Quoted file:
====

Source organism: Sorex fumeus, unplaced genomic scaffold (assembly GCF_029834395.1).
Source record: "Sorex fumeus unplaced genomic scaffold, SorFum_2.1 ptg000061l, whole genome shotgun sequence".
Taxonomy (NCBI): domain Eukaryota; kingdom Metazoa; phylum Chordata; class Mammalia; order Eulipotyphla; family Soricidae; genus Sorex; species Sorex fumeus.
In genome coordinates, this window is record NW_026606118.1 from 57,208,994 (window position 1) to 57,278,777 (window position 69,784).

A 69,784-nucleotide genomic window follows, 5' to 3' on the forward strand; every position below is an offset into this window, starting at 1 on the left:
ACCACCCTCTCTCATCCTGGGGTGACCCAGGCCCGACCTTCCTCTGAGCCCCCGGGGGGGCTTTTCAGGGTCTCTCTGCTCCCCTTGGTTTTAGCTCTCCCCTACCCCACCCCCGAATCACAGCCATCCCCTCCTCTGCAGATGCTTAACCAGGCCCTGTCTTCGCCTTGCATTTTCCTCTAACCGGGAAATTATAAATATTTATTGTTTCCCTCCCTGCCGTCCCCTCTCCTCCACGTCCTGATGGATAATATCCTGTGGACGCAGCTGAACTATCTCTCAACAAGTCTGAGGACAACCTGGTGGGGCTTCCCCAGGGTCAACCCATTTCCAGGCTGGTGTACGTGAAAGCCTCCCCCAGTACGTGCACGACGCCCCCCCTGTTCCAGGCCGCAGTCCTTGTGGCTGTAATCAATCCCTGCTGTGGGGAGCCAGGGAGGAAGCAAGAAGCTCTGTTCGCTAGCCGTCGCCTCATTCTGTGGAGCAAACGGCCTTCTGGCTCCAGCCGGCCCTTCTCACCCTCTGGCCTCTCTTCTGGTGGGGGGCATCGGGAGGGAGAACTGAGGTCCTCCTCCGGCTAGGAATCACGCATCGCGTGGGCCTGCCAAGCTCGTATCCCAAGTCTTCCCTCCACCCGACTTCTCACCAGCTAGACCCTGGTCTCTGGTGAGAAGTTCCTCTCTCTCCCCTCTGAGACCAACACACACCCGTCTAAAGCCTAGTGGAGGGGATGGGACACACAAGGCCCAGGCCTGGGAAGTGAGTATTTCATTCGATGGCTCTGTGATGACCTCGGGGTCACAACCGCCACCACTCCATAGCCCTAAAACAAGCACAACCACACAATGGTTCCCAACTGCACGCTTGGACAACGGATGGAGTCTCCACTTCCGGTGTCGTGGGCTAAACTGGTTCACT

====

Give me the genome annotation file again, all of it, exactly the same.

Source organism: Sorex fumeus, unplaced genomic scaffold (assembly GCF_029834395.1).
Source record: "Sorex fumeus unplaced genomic scaffold, SorFum_2.1 ptg000061l, whole genome shotgun sequence".
Taxonomy (NCBI): domain Eukaryota; kingdom Metazoa; phylum Chordata; class Mammalia; order Eulipotyphla; family Soricidae; genus Sorex; species Sorex fumeus.
In genome coordinates, this window is record NW_026606118.1 from 57,208,994 (window position 1) to 57,278,777 (window position 69,784).

A 69,784-nucleotide genomic window follows, 5' to 3' on the forward strand; every position below is an offset into this window, starting at 1 on the left:
ACCACCCTCTCTCATCCTGGGGTGACCCAGGCCCGACCTTCCTCTGAGCCCCCGGGGGGGCTTTTCAGGGTCTCTCTGCTCCCCTTGGTTTTAGCTCTCCCCTACCCCACCCCCGAATCACAGCCATCCCCTCCTCTGCAGATGCTTAACCAGGCCCTGTCTTCGCCTTGCATTTTCCTCTAACCGGGAAATTATAAATATTTATTGTTTCCCTCCCTGCCGTCCCCTCTCCTCCACGTCCTGATGGATAATATCCTGTGGACGCAGCTGAACTATCTCTCAACAAGTCTGAGGACAACCTGGTGGGGCTTCCCCAGGGTCAACCCATTTCCAGGCTGGTGTACGTGAAAGCCTCCCCCAGTACGTGCACGACGCCCCCCCTGTTCCAGGCCGCAGTCCTTGTGGCTGTAATCAATCCCTGCTGTGGGGAGCCAGGGAGGAAGCAAGAAGCTCTGTTCGCTAGCCGTCGCCTCATTCTGTGGAGCAAACGGCCTTCTGGCTCCAGCCGGCCCTTCTCACCCTCTGGCCTCTCTTCTGGTGGGGGGCATCGGGAGGGAGAACTGAGGTCCTCCTCCGGCTAGGAATCACGCATCGCGTGGGCCTGCCAAGCTCGTATCCCAAGTCTTCCCTCCACCCGACTTCTCACCAGCTAGACCCTGGTCTCTGGTGAGAAGTTCCTCTCTCTCCCCTCTGAGACCAACACACACCCGTCTAAAGCCTAGTGGAGGGGATGGGACACACAAGGCCCAGGCCTGGGAAGTGAGTATTTCATTCGATGGCTCTGTGATGACCTCGGGGTCACAACCGCCACCACTCCATAGCCCTAAAACAAGCACAACCACACAATGGTTCCCAACTGCACGCTTGGACAACGGATGGAGTCTCCACTTCCGGTGTCGTGGGCTAAACTGGTTCACT